ley, D. Borland, C, Smith; company M,
A. J. Sabriel 1. J. Knapp, D, C. Moor-
head.
Second regiment; Company A, R. S.
McNeil, W, Gay, M. S. Kanimerer, E. L.
Emmerson; company B, A. L. Kil-
parick, C 3. F, Bangs, J. J. Kucera;
comnpany C, R. L. Storrer, C. P. Beath,
E. M. Mets, H M. Stephen; company
D, pI, M, Nowlin, H, D. Ketchum, L.
W. Butterfield; company I, R, A. Mun-
ro, 0. B, Campbell, H. C. Keen, W. D.
G. Johnston; company K, H. P. Har-
sha, W, C. Lemon, W. F. Schreiber;
company L, H. Bergen, L. S. Martz, D.
C. Stimson, U, T. Porter; company M,
H, M, Easley, T. 'M. Rybolt, L. K.
James,.
BY ORDER OF LIEfT. MULLEN;
L. J. WILLIAMS
1st Lt. P. O. S., retired,
Adjutant.
Members of the advance class show-
e4 improvement in their drills last
iglt. The men executed platoon
movementa with a high degree of pre-
vision.
" "The military discipline is becoming
better with every drill," said Charles
F. lambert, '19, "The men must study
their drill regulations In order to ob-
tain a thorough knowledge of all move-
ments. Each man will be given an
opportunity to demonstrate his abil-
ity, either as a platoon or a com-
pany commander. The showing that
he makes, while exercising this cor
mand, will form the basis for any re-
ports recommending his advancement
in the cadet corps. In .addition, the
men's attendance record at drill and
their general soldierly ieartng will be
considered."
ponpanes I, K, L, and M of the Seo-
and regiment will be given the fol-
lowing athletic and phyIcal contests
at 4:15 o'clock this afternoon under
the direction of Dr. 'May:
Companies I and K, cross country
run, wrestling; companies L and M,
two-mile run- on outdoor. track (if
weather permits), horizontal bars,
rope climbing, sprinting.
Heavy steel walls have been erected
in the gallery range in Waterman
gymnasium. The pit has been com-

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pleted, and a steel wall has been
:placed in the back of the pit. The
military authorities are now waiting Want a
for the ammunition supplies before that FIV
giving the cadets intensive rifle prac-
tice.
All
WAR STAMP SALE Uni
Tail
SHOWS INCREASE
I 'I~R.0. T. t

.

Vile, former professor
n the Medical school,
.ead of the first hos-
3ritian for American
was opened in Liver-
20. Major Wile ap-
aission in the medical
>on after the United
War against Germany
Immissioned a major
v ordered on active
the first members of
lfy to enter the ser-
tp France, and later
re he organize4 the

With the American Army in France,
March 20.-(Correspondence of the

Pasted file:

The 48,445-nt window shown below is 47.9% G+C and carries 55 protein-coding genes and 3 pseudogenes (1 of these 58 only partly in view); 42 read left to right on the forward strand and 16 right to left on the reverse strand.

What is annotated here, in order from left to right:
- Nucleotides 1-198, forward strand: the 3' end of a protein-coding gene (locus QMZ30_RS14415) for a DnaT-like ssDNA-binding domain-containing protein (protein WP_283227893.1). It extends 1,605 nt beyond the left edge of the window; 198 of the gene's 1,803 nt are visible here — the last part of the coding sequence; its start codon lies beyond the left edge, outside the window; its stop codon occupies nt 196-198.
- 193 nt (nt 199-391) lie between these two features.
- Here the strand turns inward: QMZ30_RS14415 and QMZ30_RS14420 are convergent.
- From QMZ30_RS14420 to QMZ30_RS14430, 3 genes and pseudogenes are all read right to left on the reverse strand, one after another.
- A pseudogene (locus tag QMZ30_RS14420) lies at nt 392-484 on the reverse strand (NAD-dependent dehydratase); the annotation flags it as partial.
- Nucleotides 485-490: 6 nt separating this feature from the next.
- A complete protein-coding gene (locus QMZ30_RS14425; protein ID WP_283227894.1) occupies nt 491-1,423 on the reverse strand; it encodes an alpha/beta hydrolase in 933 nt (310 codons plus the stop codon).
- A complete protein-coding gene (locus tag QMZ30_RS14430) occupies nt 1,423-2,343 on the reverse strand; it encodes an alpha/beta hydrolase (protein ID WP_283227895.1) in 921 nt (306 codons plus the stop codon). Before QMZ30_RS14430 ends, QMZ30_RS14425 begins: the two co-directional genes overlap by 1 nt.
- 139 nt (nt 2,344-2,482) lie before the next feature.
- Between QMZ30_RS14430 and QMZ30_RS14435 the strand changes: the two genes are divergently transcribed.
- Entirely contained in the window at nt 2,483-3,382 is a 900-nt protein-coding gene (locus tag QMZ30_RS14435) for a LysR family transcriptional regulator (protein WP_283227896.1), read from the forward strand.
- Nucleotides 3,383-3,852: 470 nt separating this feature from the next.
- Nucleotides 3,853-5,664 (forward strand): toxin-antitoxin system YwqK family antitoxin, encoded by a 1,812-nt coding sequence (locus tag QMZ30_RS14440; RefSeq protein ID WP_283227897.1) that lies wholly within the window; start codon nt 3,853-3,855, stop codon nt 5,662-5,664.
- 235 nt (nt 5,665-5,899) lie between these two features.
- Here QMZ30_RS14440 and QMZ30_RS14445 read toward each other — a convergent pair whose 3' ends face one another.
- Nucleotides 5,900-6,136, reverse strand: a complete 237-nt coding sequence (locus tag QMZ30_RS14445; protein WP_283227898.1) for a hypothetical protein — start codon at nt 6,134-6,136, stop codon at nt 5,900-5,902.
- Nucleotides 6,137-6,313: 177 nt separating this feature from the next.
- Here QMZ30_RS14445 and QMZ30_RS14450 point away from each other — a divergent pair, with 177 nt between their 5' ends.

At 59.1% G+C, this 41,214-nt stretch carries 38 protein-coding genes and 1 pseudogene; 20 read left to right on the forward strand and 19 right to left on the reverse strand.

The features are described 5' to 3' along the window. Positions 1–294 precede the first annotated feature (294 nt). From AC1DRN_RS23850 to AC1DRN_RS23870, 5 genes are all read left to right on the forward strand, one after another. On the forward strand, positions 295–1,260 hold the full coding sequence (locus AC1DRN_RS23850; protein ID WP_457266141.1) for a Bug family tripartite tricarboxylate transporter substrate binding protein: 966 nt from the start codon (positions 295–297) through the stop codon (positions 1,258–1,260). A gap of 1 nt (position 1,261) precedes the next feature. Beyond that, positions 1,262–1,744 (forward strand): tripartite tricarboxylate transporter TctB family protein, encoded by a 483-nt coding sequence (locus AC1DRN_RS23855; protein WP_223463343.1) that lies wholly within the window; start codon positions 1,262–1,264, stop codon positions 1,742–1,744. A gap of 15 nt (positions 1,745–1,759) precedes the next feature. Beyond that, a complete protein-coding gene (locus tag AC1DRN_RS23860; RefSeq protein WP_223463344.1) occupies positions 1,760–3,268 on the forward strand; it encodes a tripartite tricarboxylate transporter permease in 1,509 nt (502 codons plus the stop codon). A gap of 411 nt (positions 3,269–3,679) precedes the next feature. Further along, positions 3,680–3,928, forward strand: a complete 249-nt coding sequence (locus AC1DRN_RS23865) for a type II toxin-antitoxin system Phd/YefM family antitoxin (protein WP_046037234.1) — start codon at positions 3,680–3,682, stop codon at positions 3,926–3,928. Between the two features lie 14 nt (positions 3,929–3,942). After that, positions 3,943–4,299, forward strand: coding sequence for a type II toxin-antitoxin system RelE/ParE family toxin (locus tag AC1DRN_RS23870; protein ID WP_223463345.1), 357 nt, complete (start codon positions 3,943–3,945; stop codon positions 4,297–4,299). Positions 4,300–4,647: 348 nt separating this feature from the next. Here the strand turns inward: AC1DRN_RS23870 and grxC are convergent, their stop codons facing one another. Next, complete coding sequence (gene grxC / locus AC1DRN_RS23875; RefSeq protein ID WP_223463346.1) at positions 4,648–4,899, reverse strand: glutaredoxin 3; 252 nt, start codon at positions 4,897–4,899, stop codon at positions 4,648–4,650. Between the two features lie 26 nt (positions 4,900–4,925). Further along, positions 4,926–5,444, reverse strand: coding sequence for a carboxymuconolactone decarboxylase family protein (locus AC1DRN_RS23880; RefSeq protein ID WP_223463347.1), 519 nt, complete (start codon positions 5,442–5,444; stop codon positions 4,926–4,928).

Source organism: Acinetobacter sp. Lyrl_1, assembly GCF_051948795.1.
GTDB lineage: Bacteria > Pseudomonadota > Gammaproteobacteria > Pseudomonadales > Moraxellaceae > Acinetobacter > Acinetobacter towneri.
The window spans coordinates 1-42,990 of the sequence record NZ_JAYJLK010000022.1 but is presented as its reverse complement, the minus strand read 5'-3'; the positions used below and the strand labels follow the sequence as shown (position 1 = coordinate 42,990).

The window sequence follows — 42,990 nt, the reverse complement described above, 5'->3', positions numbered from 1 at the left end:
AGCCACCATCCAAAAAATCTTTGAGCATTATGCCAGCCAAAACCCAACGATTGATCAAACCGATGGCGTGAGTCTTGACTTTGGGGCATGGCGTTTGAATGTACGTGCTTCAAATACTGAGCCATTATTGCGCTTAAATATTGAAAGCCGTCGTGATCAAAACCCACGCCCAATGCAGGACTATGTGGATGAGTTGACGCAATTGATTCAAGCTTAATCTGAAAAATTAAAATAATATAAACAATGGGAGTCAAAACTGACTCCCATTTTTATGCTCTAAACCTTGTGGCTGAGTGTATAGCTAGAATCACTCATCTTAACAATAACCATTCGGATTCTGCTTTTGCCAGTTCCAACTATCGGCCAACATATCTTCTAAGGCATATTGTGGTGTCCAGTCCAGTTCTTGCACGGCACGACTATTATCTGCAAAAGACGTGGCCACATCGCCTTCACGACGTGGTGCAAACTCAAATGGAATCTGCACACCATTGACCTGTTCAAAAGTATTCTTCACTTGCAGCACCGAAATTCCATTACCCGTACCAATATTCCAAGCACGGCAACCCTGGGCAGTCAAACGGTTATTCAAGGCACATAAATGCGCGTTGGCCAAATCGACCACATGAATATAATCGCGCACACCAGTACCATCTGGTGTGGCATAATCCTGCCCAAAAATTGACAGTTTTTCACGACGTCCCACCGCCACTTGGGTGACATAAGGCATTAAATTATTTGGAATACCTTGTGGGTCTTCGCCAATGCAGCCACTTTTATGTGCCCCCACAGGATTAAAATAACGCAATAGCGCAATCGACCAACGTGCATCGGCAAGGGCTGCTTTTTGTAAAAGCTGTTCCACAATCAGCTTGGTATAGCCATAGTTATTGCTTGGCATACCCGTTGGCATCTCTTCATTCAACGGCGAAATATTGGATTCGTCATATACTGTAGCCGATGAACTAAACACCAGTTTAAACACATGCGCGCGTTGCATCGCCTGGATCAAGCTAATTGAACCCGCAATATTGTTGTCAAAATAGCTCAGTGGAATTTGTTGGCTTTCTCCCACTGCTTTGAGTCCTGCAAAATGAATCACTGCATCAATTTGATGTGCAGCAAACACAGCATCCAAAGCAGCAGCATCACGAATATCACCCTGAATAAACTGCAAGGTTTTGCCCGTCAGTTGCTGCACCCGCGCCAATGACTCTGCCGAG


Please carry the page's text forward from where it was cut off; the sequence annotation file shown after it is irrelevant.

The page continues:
Associated Press); - If letters from
friend, your son, your husband, your
sweetheart, your brother-as the case
may be-do not come as qften from
France as they should, it is because
that particular soldier is so busy he
actually has not the time to write,
Officers in yarious units whose duty
it is to censor letters written by the
rank and file say that the quantity of
mail that comes to them is tlte best
barometer of how much work the com-
mand is doing.
"If the men are working hard," said
one censor the other day, "not more
than five letters a day will come
through me and they will all be ahort,
If there is just a little work to be
done the number of letters probably
will be about twenty-five, And if the
command happeils to be doing noth-
ing at all-say it is resting after a
period in the line-I may get as many
as two hundred letters in a day to
censor.
Prof, IuinpIreys To $peaiO To Parents
Prof. W. . R.Humphreys of the Eng-
lish department will speak before the
Tappan Parent-Teacher's association
meeting to be held at 7 o'clock to-
iight. His subject Is; "The Bible as
a Literary Source for Children,"

Rf SERTE

inn Arbor have
wilding reserve,
rt of the local
The rolls are
ostoffice at the
:ay.
porting the men
t, and the gov-
nrolled men to
ent work until

The sale of thrift and war savings
stamps is gradually increasing in this
city. The total amount of stamps sold
for the week ending March 16 equalled
$2,094 as opposed to $1,215 for the
week ending March .9. During the
month of February $13,599 worth of
stamps were sold.
Although the state of Michigan
ranks 46th in the amount of stamps
sold, Washtenaw county, and espe-I
cially Ann Arbor, is running far abovei
every county in the state. An extend-
ed campaign is being conducted by
the county committee to reach every
locality they are representing.
A house to house campaign will be
held here this coming Monday for the
sale of stamps with the hope that the
quota may be reached in the drive.
The committee hopes to reach every
resident and to make him an investor
in "baby bonds".
The campaign for the organization
of thrift societies is being conducted
by Mr. Newton C. Fetter, secretary of.
the student Y. M. C. A. He has suc-
eeeded in organizing 22 societies in
Chelsea and is spreading propaganda
to other sections of the county. The
first 100 societies formed will be
known as star societies. Several clubs
are already organized in Ann Arbor
among the children in the ward
schools. The campaign will be spread
among the adult organizations next
week.
Extension Lectures
Prof. H. R, Cross will speak tonight
in Wayne on "Fra Lippo Lippi.

Good

Chinese and American
Short Ord